It's a complex case mired in secrecy, where successive attorneys-general have tried to bury Collaery and his client, former intelligence officer "Witness K", who revealed Australia's spying on Timor-Leste. Here's a quick refresher unpacking the long-running case.
How it began
In 2004 Australia and newly independent Timor-Leste were locked in negotiations over a treaty that would decide the fate of lucrative offshore oilfields between the two countries. During those negotiations, the Australian Secret Intelligence Service (ASIS), posing as AusAID workers, entered Timor-Leste's government offices in Dili and bugged them.
The discomfort felt about the bugging by Witness K, an ASIS officer, led to him seeking advice from the Inspector-General of Intelligence and Security (IGIS) when he sought compensation for ASIS effectively sacking him.
He retained Collaery as a lawyer, who was also acting as a legal adviser for the Timor-Leste government in its attempts to take Australia's bugging to the Permanent Court of Arbitration in The Hague.
In 2013, revelations about the bugging were made public, first through a quiet media release by then Labor ministers Mark Dreyfus and Bob Carr in response to a confidential letter from Timor-Leste's then-prime minister Xanana Gusmao, and later reported more widely in The Australian.
Later that year ASIO executed a search warrant issued by new attorney-general George Brandis and raided Collaery's offices and Witness K's home, using powers granted to them in post-9/11 anti-terrorism legislation.
By 2018, five years later, the maritime dispute between Timor-Leste and Australia had been resolved. Collaery and Witness K were treated like heroes in Timor-Leste, but faced years of harassment by intelligence services here.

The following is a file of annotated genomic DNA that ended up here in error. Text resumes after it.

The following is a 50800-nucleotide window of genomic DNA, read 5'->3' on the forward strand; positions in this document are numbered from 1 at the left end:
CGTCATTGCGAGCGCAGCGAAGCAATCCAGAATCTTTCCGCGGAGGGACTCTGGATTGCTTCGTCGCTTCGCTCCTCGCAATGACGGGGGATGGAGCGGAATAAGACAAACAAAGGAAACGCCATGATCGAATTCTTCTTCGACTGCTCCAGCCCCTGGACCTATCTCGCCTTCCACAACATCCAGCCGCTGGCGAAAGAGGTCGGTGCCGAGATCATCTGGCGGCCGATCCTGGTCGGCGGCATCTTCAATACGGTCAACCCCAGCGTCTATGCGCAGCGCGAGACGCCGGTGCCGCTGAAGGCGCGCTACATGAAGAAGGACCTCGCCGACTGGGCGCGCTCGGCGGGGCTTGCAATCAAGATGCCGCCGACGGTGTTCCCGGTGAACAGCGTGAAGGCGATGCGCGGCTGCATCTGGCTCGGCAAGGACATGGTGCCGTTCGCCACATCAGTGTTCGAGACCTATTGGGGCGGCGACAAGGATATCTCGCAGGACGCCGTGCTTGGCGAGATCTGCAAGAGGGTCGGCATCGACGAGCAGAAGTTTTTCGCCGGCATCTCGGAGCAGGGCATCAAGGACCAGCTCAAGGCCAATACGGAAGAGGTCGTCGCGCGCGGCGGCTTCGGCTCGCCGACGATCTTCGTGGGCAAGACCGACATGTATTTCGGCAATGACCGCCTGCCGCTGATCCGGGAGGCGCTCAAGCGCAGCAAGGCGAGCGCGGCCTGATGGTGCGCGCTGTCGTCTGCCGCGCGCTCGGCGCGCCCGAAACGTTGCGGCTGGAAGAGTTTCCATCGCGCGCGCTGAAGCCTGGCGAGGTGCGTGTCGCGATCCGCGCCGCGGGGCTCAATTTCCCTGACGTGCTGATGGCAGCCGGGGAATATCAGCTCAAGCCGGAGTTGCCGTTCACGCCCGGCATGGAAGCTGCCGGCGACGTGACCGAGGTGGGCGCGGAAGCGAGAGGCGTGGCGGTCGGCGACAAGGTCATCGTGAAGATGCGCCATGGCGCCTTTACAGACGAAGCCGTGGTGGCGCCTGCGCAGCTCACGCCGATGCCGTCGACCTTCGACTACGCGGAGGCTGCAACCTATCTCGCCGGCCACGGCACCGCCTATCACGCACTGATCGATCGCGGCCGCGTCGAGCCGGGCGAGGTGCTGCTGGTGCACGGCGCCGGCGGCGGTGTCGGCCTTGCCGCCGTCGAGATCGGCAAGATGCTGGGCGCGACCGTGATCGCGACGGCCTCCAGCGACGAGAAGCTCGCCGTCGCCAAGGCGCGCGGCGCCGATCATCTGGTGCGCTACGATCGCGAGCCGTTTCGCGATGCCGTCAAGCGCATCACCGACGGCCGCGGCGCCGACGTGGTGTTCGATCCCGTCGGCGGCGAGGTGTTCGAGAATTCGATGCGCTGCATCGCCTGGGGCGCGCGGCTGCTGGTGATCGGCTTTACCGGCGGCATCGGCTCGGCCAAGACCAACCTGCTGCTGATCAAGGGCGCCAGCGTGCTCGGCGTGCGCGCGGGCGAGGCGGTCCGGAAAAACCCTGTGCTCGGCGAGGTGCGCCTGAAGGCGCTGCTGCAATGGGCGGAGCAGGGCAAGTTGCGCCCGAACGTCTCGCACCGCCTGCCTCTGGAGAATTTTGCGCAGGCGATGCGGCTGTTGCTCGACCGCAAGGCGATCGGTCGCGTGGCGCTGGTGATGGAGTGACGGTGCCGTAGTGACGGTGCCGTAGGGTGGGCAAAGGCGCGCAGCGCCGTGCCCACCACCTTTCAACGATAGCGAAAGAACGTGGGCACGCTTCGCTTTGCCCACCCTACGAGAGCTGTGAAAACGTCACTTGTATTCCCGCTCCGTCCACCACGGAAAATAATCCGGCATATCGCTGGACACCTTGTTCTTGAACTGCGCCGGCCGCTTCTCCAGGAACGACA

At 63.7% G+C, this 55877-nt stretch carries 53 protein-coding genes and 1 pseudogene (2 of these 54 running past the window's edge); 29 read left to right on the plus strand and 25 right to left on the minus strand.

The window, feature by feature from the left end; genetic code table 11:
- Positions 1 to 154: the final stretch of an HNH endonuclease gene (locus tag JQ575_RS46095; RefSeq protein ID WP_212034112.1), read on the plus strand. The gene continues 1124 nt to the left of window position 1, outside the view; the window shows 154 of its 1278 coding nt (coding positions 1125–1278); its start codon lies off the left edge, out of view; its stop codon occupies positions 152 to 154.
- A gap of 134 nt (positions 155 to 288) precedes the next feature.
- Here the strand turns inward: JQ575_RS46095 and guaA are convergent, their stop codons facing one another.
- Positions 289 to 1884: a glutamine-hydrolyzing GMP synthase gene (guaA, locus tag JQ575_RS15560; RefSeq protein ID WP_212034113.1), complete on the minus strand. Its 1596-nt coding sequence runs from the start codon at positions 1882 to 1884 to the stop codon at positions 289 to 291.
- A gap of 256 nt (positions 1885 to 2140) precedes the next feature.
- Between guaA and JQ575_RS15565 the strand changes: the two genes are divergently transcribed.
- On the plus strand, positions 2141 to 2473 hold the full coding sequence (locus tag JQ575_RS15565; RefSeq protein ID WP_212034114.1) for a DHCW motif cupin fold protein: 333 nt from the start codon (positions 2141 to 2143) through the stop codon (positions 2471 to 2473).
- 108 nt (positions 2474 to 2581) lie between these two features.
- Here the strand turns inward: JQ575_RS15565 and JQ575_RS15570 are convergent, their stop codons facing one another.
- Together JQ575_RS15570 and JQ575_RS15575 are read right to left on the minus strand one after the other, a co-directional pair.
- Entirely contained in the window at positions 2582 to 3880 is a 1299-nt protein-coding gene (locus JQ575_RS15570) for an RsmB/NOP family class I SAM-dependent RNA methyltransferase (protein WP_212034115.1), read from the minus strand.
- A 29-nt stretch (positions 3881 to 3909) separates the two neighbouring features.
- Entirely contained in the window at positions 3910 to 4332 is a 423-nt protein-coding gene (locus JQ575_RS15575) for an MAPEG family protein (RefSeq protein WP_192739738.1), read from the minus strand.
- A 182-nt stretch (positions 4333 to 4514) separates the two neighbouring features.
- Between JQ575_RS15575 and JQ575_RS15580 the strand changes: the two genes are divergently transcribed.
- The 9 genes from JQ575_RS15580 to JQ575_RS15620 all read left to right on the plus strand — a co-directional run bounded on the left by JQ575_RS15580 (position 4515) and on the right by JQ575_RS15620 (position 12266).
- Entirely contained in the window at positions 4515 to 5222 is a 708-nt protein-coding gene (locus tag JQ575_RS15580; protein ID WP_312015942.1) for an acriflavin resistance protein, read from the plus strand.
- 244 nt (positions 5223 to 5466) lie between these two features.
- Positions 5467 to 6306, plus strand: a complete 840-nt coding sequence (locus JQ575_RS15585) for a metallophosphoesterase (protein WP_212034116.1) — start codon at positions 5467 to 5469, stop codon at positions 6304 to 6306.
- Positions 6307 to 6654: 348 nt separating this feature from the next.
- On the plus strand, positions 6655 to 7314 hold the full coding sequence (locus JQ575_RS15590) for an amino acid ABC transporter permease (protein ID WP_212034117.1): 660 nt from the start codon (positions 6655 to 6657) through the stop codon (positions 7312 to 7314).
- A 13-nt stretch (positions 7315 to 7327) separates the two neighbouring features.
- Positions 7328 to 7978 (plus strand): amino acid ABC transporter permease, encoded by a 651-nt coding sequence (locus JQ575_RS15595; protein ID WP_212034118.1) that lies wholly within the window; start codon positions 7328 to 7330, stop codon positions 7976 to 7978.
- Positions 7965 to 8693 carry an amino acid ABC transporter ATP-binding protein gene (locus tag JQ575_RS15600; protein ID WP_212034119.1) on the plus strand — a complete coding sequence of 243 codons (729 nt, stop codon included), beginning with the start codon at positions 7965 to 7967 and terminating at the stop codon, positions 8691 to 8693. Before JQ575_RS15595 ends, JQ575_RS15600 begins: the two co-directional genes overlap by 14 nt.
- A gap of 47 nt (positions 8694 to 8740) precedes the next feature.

Then later that year the Commonwealth Director of Public Prosecutions charged Witness K and Collaery with conspiring to disclose intelligence information about the Timor-Leste bugging under section 39 of the Intelligence Services Act.
Three years of delay, obfuscation, secrecy and cost blow-out followed.
The Commonwealth has spent $3.7 million on the prosecution – and has left Collaery's legal practice in tatters. And it's a prosecution that has endured despite a change in attorney-general.
Cash's predecessor, Christian Porter, played a key role in the case against Collaery. New in the job, someone in Porter's office was backgrounding favoured journalists about the "very strong recommendation" from the CDPP to urging a prosecution.
The proceedings have been held back at every turn. Porter's department used national security powers to restrict leading silk Bret Walker SC joining Collaery's legal team, ultimately slammed as "unfair" by ACT Supreme Court justice John Burns. In 2019 Witness K indicated he'd plead guilty, but delays meant he wasn't able to enter it until June when he was eventually given a three-month suspended sentence.
Those delays have been in part because of the government's stubborn insistence in conducting as much of the trial as possible under intense secrecy. Porter issued a certificate under the National Security Information Act, meaning large parts of the trial would be conducted in secret, drawing criticism from peak legal bodies.
Government lawyers have fought to maintain this secrecy. They invoked cabinet confidence last year to stop Collaery's team accessing papers relevant to the Timor-Leste bugging. Last year the ACT Supreme Court accepted Porter's certificate under the NSIA. That decision was reversed by the territory's Court of Appeal last month, in a judgment which means what the Coalition wanted to relegate to the shadows will now play out in open court.
The court cited the very real risk to public confidence in the administration of justice when delivering its decision on the Collaery case. But the government continues to push for secrecy. That judgment is still not published, and Cash's lawyers are in court arguing for it to be redacted. This morning, they're back in court trying to get more secret evidence in front of the trial judge that had previously been rejected.
There have now been more than 50 hearings in the case, which is nowhere near trial. Collaery, in his late 70s, has watched his legal practice shrivel. But Cash won't back down.